(Note: This is a Sunday column, written for the News Sentinel.)
The photo ID flap has gone off on an interesting tangent in Mississippi, while in Tennessee Democrats are denouncing the idea as a voter suppression plot and Republicans are striving to justify it as a defense against election thieves.
Mississippi is putting the issue to a statewide vote this November. An Associated Press report says Republican strategists think this will boost conservative turnout, helping their guys win big in the gubernatorial race and otherwise.
But bear in mind that no photo ID will be required for the election and, if they’re right about the rampant voter fraud afoot, the thieves could carry the day. A guess is that they’re right about arousing conservative rage with fraud fears but wrong about any rampant voter fraud.
In Tennessee, where the issue has already been decided by the Republican Legislature, the GOP has no fear of vote thievery to boost turnout. Indeed, some of the claims of concern about voter fraud are, well, at least debatable.
Last week, for example, Senate Republican Caucus Chairman Bill Ketron held a news conference to declare he had found a convicted felon to be voting in Rutherford County — and a declared Democrat at that. This proves the law is needed, he said.
But it doesn’t. The fellow in question, it seems, was convicted of robbing a convenience store in 1984 and was still on probation when he registered to vote in 1992, though he apparently checked “yes” on the form where it asks if you have ever been convicted of a felony.
State law forbids felons from voting unless they go through the legal process of having their rights restored. State law further, however, allows felons who have done their time to have a driver’s license, with photo.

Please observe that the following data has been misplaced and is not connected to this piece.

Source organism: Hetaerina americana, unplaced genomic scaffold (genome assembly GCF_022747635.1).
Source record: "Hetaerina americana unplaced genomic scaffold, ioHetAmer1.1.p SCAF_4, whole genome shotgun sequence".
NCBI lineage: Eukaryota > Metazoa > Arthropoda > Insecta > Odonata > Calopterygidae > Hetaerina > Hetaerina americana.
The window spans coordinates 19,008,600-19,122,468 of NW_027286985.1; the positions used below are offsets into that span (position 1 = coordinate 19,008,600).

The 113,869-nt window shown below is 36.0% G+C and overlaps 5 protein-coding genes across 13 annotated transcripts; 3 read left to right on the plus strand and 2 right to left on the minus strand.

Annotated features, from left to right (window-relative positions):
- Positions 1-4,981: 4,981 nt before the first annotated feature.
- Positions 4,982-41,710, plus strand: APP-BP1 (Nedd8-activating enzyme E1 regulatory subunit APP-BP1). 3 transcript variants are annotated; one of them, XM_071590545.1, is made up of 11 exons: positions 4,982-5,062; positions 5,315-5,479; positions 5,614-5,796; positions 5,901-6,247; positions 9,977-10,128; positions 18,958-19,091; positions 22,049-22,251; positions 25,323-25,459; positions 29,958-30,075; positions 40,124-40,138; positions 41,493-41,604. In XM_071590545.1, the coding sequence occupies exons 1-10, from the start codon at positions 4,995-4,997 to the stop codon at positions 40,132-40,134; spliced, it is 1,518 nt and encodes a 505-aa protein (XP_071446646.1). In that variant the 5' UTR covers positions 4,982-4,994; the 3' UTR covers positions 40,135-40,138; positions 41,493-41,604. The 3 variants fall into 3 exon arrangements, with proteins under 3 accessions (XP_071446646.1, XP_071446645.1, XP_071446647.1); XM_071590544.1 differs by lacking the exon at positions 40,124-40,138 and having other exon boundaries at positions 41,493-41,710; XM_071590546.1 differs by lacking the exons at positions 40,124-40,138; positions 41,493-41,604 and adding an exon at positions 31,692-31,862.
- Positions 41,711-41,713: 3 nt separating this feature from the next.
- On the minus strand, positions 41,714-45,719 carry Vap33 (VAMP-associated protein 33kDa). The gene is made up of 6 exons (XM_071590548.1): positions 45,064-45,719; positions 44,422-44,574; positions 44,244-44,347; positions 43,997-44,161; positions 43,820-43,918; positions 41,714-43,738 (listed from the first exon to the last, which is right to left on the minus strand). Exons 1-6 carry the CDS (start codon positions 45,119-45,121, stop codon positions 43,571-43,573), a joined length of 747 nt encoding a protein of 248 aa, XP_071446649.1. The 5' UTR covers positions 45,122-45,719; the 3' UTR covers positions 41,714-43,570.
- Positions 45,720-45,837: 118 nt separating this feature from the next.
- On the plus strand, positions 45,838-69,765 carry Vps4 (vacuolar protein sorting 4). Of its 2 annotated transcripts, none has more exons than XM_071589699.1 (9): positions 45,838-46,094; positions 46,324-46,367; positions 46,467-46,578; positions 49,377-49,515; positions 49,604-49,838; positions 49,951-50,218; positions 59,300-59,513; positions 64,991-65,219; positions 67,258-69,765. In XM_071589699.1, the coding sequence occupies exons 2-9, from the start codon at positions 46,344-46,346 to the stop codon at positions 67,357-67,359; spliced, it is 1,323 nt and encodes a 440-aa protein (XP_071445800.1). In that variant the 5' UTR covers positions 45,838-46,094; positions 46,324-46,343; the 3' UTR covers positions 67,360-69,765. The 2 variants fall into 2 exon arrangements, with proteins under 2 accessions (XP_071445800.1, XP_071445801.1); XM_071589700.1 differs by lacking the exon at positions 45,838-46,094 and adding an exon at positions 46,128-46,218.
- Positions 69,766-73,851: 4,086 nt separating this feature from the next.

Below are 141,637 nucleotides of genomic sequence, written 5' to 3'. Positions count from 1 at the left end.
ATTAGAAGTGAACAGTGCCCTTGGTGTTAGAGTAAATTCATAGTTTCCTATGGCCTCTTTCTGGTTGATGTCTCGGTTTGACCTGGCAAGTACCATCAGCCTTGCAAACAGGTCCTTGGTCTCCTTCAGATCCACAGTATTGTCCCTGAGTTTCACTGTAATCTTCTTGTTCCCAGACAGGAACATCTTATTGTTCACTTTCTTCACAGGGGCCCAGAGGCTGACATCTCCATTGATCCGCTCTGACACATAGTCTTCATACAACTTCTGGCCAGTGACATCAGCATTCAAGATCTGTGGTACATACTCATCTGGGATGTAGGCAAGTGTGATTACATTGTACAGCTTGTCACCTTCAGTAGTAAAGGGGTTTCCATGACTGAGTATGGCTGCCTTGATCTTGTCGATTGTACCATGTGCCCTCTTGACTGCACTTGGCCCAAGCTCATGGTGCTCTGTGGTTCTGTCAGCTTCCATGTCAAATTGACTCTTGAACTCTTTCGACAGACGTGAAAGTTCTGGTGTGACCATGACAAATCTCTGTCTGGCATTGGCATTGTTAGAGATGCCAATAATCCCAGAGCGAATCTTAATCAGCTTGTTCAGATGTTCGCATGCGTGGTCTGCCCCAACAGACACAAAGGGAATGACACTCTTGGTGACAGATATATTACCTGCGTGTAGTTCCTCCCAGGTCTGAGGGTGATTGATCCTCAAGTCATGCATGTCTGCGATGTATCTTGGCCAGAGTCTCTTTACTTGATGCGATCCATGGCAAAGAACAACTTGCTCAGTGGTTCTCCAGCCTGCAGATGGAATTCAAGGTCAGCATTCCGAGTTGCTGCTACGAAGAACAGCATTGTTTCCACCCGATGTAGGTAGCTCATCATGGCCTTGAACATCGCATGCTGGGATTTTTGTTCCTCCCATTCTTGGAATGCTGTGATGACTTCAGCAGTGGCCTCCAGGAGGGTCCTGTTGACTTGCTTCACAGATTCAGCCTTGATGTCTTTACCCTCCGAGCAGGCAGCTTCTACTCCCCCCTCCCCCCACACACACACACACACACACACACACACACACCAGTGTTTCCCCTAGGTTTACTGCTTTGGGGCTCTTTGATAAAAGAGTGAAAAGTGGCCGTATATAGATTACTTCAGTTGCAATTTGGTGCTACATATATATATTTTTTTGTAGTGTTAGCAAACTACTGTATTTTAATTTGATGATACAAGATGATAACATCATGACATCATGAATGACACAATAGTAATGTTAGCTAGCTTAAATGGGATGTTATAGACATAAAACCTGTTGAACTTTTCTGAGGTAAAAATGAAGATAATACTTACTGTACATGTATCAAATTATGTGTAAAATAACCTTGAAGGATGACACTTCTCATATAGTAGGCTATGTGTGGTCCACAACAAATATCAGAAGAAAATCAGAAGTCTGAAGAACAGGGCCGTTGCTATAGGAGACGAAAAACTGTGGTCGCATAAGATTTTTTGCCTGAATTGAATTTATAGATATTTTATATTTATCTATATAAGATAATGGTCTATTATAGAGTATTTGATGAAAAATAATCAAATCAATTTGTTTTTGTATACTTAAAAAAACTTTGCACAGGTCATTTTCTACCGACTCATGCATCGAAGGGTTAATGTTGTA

Thus, the photo ID law would have done nothing to prevent this man from voting. Rather, that was a foul-up by election officials who paid no attention to the felony checkmark and let him register.
The law will, however, prevent 126,000 registered voters, aged 60 and older, from voting even though they have a perfectly valid driver’s license — unless they go get another card with a picture on it. Thousands more registered voters don’t have a driver’s license or any other photo ID, though they have been voting for years and now find themselves required to make a trip to a driver’s license station to cast a ballot next year.
Thus the fear in Tennessee is from Democrats concerned that the new law will reduce turnout as less-than-enthusiastic supporters stay at home to avoid the hassle of getting a new photo ID.
The impacted voters are generally older and/or poorer than folks with a nice SUV and home in the suburbs. And such folks tend to vote Democratic.
Also note that the new law specifically prohibits college-issued photo ID cards as voter ID. Again, suspicions are that this demographic may also lean Democratic. Also inadequate for voting are photo ID cards issued by city and county governments. Our most populous cities are still Democrat-governed and, thus, the city and county employees there may be expected to vote Democratic.
Thus, the Democratic fears are understandable. But if those affected voters get mad about the Republican effort to discourage them from voting, it could actually become a turnout generation tool. And the Democrats have more than a year to work on that anger-arousing proposition.
It just might be wise for both sides to repeal some of the new law’s more pointless provisions.
It is submitted that someone who has jumped through hoops to get a valid driver’s license and a voter registration card and is age 60 or older — without a photo affixed — should be accepted as readily at the polls as a former felon who has a photo ID.
And do we really think our colleges and universities, or our city and county governments, are going to conspire to sneak illegal voters into the polls?
In other words, the list of acceptable IDs can be broadened without any real concern for fraud promotion. And what’s wrong with the idea of having folks get their picture made when they register to vote, then issuing a photo voter ID? That could be phased in easily as new folks register, change addresses and such.
Republicans rejected the idea, proposed by Democrats, in the last legislative session, worried about the cost. But the cost of providing digital cameras to county election offices likely wouldn’t be much more than that of issuing free ID to those without a photo driver’s license.